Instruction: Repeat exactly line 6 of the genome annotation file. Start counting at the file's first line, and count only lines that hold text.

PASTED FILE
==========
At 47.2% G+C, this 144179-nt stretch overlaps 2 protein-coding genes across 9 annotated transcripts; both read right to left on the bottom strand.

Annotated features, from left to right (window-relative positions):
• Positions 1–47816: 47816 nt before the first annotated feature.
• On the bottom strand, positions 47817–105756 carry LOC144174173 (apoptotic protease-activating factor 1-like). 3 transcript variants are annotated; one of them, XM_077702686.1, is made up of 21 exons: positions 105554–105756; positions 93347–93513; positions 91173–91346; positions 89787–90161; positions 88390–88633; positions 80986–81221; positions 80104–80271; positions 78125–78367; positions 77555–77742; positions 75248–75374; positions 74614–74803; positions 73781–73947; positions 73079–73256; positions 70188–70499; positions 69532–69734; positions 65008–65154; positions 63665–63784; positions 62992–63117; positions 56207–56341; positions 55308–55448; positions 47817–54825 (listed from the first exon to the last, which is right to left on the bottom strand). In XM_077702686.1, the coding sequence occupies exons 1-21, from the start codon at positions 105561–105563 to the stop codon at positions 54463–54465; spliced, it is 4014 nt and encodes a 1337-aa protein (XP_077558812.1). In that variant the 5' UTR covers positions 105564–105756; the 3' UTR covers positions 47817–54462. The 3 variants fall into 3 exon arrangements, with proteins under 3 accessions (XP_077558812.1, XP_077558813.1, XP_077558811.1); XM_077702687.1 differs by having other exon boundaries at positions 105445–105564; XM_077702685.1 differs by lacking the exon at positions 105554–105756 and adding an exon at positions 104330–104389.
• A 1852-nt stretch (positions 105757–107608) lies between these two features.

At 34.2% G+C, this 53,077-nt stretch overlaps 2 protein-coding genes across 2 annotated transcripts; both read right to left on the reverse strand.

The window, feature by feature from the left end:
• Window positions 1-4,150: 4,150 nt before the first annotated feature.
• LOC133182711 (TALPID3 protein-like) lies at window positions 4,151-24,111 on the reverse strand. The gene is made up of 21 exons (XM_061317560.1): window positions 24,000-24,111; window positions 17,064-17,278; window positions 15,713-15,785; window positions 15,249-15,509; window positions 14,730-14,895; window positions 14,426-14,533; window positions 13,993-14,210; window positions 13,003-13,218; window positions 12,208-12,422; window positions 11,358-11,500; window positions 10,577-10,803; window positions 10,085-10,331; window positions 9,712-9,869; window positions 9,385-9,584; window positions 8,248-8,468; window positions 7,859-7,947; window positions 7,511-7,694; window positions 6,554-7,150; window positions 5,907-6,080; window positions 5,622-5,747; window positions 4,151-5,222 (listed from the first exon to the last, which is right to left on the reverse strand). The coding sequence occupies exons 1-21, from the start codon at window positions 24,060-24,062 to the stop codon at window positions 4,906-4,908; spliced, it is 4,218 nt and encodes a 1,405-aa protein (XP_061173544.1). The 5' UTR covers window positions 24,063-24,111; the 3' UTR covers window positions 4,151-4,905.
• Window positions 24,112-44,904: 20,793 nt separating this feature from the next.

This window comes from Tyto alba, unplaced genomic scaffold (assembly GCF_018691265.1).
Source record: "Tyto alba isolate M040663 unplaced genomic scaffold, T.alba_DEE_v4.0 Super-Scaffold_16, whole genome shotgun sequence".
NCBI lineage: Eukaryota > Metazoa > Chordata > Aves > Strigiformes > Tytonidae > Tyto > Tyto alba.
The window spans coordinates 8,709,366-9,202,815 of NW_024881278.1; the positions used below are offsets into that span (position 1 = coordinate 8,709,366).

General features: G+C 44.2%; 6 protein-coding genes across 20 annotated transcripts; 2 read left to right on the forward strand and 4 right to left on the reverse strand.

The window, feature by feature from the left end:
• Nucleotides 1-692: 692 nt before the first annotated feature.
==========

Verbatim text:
At 34.2% G+C, this 53,077-nt stretch overlaps 2 protein-coding genes across 2 annotated transcripts; both read right to left on the reverse strand.